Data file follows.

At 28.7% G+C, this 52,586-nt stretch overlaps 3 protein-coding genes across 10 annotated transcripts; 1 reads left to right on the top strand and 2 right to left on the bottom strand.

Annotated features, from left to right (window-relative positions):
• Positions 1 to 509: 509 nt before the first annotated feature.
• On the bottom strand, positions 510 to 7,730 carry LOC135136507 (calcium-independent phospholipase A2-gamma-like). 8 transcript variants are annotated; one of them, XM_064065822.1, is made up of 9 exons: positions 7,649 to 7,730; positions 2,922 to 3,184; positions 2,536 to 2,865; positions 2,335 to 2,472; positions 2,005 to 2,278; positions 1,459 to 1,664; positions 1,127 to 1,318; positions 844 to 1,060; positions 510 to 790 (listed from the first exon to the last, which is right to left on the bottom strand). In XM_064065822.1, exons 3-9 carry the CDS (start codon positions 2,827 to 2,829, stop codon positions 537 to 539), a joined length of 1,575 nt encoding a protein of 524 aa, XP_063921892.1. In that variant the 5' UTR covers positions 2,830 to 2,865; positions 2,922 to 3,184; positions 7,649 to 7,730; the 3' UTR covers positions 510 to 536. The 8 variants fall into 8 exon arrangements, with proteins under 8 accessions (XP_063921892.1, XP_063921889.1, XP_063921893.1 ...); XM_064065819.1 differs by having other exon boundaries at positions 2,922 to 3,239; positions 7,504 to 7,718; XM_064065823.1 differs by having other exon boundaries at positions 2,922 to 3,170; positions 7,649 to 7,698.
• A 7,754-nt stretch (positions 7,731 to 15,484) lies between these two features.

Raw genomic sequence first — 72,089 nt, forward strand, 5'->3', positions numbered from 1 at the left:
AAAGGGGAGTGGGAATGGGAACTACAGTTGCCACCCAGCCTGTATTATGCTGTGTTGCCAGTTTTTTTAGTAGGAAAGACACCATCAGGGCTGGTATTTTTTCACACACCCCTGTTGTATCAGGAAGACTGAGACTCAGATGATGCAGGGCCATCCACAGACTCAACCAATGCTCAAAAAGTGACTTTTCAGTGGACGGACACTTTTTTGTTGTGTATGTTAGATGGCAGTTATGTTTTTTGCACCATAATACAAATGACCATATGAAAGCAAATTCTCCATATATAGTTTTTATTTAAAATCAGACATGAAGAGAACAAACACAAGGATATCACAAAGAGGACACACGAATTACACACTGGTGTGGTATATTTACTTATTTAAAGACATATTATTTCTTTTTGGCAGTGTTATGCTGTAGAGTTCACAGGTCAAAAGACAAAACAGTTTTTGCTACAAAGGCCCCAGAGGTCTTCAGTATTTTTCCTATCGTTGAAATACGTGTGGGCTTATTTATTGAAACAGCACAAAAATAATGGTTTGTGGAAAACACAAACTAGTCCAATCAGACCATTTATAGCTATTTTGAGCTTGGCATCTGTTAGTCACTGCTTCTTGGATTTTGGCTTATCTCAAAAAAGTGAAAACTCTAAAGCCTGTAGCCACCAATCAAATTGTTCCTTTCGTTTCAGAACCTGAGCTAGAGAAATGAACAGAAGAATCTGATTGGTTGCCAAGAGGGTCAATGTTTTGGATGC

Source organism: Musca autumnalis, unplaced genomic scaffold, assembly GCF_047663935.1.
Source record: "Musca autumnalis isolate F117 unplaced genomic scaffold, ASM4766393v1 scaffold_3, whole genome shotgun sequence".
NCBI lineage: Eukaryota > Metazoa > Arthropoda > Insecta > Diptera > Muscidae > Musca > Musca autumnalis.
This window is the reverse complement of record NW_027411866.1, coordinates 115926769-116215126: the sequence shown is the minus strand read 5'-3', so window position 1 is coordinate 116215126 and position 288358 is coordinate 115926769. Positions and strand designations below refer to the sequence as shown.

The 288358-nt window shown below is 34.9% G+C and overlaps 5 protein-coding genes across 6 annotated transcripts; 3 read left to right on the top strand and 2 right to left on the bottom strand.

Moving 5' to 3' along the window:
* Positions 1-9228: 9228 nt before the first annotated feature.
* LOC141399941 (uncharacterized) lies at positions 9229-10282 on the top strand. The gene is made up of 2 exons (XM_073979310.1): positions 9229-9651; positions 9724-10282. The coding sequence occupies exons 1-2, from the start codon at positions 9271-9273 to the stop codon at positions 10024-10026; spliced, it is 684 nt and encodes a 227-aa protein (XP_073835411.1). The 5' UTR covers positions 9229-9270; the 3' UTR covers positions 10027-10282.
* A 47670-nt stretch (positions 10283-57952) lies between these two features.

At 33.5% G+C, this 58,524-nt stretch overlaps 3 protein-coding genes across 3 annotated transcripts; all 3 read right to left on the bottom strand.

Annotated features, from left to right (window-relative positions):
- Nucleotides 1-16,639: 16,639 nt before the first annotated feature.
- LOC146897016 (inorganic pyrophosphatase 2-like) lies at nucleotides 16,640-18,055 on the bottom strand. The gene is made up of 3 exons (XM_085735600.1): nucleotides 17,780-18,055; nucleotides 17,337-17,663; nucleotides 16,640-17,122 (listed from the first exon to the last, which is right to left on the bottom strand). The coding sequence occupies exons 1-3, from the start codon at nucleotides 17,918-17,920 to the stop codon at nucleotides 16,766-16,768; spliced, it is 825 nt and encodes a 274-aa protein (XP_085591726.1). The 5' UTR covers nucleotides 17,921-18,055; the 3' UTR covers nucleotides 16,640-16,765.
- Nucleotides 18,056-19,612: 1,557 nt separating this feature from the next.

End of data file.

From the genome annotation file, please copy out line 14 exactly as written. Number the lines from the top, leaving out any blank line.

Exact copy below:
* Positions 1-9228: 9228 nt before the first annotated feature.